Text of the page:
The importance of community is a critical element in 'Pedagogy and Education for Life'. In the book I outline a framework that reflects a key foundational proposition in my pedagogy:
In the final chapter of my book I offer 20 statements that expand on this central definition and act as a framework for education in a Christian organization. I express them in the form of questions. In the last post I considered the first question, "Do I identify that which is valuable in each child?"“Education is the whole life of a community, and the experience of its members learning to live this life, from the standpoint of a specific goal”
In this post I consider the second question.
Do my class and school build on the foundations of the family?
Beyond Tokenism: Parents as Partners in Literacy'. While my concern in 'Pedagogy and Education and Life' is the education of the whole child, the findings from my family literacy and learning research, showed that even in relation to school success, a strong open relationship between home and school is vital. This of course is even more clearly needed when we are concerned for the whole child as Christian parents and teachers. This in turn will reflect our faith, and a view of the world shaped by the Scriptures and the gospel-centred narrative that binds the Bible together from beginning to end.
So why is it important to build on the foundations of the family?
First, it is important to understand families because our students are first and foremost the responsibility of parents under God. While we have the privilege of teaching the children of families, we must understand that our students arrive as people shaped initially by parents. As well, we need to respect the wishes of families for their children. Having said this, it is also important to remember that families are all different and so their parenting strategies will also be different. Also, our parents might not be people of Christian faith. Nevertheless, the school and its teachers need to take responsibility to ensure that parents understand what the school offers and the school's statement of faith that is meant to shape pedagogy and school life.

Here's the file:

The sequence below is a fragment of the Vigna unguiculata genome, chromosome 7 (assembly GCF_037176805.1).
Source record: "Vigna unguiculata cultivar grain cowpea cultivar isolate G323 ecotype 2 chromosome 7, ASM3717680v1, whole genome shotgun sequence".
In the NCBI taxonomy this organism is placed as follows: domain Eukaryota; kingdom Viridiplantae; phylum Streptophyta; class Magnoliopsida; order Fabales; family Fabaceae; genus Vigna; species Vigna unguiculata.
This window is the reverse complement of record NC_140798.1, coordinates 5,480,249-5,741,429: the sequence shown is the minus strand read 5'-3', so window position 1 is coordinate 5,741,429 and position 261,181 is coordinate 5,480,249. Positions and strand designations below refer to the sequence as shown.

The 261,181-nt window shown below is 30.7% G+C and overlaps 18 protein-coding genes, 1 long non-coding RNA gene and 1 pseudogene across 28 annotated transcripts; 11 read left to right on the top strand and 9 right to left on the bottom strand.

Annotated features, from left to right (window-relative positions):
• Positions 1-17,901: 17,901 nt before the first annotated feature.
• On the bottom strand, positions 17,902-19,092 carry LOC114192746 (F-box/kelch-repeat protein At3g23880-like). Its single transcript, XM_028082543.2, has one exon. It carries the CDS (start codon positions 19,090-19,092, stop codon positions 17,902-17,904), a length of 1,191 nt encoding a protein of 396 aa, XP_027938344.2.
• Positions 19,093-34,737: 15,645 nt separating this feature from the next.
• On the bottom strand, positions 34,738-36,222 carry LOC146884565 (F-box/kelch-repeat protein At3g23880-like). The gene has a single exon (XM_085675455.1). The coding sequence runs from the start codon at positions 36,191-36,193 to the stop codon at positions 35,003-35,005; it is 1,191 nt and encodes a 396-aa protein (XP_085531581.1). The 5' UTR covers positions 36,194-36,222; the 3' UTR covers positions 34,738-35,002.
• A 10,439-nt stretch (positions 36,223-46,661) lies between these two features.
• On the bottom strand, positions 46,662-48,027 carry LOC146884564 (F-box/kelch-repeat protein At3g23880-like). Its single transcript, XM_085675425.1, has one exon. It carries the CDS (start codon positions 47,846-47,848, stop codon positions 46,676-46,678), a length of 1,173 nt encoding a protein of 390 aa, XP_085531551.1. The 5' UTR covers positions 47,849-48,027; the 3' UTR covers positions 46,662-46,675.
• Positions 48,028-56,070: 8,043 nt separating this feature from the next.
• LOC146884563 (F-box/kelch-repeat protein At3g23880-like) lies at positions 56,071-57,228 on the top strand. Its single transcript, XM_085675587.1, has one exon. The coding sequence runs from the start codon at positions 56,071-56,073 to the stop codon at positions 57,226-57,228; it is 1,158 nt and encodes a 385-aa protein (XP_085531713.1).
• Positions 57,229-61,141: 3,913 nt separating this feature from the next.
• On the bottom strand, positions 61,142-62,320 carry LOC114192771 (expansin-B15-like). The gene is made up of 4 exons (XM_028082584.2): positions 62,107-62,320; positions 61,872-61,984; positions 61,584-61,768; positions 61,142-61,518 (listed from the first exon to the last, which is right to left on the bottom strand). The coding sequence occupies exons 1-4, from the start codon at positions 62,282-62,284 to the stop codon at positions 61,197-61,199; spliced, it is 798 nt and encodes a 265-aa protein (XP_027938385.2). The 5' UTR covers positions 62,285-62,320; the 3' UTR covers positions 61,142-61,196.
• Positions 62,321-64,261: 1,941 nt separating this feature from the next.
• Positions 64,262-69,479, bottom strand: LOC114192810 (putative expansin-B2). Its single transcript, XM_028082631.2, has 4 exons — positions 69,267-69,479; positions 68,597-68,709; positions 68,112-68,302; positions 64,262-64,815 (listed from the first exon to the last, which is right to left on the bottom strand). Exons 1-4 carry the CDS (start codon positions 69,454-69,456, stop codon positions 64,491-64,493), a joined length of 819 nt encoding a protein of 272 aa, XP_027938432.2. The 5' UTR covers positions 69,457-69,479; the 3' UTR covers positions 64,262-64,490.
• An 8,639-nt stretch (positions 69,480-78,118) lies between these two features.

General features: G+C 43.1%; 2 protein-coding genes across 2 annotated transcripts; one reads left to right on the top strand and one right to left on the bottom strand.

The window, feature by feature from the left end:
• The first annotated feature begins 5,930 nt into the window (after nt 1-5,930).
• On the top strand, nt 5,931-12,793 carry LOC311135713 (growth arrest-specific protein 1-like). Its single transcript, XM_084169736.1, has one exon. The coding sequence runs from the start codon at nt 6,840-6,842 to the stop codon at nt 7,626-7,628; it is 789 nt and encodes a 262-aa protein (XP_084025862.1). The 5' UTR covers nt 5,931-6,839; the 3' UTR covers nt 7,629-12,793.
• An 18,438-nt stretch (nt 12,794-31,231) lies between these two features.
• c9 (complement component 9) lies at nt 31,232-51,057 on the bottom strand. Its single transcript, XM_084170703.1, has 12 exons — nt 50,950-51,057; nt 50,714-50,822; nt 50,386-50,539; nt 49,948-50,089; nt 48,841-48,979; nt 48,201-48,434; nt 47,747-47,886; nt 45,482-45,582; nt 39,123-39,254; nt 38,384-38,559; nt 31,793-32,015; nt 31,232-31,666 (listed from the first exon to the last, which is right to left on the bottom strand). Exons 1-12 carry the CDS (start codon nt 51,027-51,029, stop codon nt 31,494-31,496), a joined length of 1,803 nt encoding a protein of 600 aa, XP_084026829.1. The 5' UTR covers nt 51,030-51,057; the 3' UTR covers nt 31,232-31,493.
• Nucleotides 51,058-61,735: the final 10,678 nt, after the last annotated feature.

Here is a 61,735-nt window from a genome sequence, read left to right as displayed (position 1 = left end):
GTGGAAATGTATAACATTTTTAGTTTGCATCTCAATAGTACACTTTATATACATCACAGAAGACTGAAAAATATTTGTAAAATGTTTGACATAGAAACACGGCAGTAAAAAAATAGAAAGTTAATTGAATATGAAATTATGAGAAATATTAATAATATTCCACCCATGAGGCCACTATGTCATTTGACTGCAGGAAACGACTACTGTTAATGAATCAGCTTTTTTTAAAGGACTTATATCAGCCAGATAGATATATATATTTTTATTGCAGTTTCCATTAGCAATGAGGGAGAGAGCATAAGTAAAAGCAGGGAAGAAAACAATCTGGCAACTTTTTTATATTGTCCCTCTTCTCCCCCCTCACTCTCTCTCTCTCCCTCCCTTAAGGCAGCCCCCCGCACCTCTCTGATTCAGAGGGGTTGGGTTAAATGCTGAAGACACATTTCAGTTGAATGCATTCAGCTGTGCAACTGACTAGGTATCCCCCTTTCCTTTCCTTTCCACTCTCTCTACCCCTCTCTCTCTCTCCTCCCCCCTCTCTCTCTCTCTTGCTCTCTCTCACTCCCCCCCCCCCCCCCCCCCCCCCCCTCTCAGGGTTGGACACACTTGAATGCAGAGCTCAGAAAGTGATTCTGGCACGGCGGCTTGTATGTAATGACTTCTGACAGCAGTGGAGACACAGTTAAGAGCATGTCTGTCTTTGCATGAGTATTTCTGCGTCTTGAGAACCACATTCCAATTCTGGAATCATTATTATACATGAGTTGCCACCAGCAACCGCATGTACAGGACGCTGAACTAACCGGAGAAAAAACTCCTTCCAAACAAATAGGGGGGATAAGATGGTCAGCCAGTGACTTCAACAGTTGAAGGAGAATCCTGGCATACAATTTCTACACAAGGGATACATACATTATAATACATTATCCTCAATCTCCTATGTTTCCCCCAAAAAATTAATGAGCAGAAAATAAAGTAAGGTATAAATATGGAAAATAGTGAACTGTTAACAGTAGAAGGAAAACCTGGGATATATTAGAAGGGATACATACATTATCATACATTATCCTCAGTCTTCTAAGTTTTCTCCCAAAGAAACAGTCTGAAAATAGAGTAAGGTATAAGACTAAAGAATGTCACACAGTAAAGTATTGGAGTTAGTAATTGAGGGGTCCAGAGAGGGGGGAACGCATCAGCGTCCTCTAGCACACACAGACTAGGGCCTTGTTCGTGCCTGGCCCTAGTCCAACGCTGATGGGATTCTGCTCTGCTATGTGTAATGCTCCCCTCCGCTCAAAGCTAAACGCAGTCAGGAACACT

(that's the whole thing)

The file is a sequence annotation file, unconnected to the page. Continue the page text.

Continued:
Second, and more fundamentally, the Bible has much to say about the importance of the family as a critical unit in any society. The Bible teaches that God made us to live in relationship first to him, and second to other people. And the family was the foundation of humanity (Gen 2:15-25), and continues to be the foundation for learning in the early years of life (Deut 6:1-9). Families also have a vital role throughout schooling, and hence the Christian school is to know the families of its students, to support them as they nurture their children, and as God works in their lives. Families are not problems to be managed, but rather partners in education and recipients of God’s grace, sometimes delivered through the school.
Any teacher reading this post will of course realize just how hard it can be at times to deal with parental attitudes and expectations, that do not mirror those of the teacher or the school. In the final chapter of my book I follow the pedagogical framework with a series of case studies that highlight some of the challenges that teachers face in their partnership with parents, who may not share their beliefs. In fact, many of our students do not accept the Christian faith themselves. I stress in the second case study in chapter 9 of my book, that the key challenge for the Christian teacher when teaching the children of non-Christian parents is "... to communicate honestly to parents whether Christian, or non-Christian." And as well, as the teacher does so, they need to trust God will use her words according to his purposes."